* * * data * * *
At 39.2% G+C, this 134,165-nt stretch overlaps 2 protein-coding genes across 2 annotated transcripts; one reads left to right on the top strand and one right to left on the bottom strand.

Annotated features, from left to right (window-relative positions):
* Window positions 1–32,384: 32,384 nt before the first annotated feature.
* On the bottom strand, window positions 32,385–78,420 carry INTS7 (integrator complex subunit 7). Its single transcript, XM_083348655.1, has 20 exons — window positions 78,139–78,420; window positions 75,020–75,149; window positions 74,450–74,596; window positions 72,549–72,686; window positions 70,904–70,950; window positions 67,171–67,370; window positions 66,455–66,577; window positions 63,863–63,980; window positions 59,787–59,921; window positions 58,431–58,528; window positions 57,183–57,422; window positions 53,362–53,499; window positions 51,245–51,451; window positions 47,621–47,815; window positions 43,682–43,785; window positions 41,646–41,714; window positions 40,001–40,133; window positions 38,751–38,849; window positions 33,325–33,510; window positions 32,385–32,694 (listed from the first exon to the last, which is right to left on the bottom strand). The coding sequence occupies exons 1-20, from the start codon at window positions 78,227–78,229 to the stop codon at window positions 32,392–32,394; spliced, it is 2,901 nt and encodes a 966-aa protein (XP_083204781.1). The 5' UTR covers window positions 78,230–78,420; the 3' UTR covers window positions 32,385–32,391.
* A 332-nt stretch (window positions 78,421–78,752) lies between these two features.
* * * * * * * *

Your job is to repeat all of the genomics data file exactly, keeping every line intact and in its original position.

At 39.2% G+C, this 134,165-nt stretch overlaps 2 protein-coding genes across 2 annotated transcripts; one reads left to right on the top strand and one right to left on the bottom strand.

Annotated features, from left to right (window-relative positions):
* Window positions 1–32,384: 32,384 nt before the first annotated feature.
* On the bottom strand, window positions 32,385–78,420 carry INTS7 (integrator complex subunit 7). Its single transcript, XM_083348655.1, has 20 exons — window positions 78,139–78,420; window positions 75,020–75,149; window positions 74,450–74,596; window positions 72,549–72,686; window positions 70,904–70,950; window positions 67,171–67,370; window positions 66,455–66,577; window positions 63,863–63,980; window positions 59,787–59,921; window positions 58,431–58,528; window positions 57,183–57,422; window positions 53,362–53,499; window positions 51,245–51,451; window positions 47,621–47,815; window positions 43,682–43,785; window positions 41,646–41,714; window positions 40,001–40,133; window positions 38,751–38,849; window positions 33,325–33,510; window positions 32,385–32,694 (listed from the first exon to the last, which is right to left on the bottom strand). The coding sequence occupies exons 1-20, from the start codon at window positions 78,227–78,229 to the stop codon at window positions 32,392–32,394; spliced, it is 2,901 nt and encodes a 966-aa protein (XP_083204781.1). The 5' UTR covers window positions 78,230–78,420; the 3' UTR covers window positions 32,385–32,391.
* A 332-nt stretch (window positions 78,421–78,752) lies between these two features.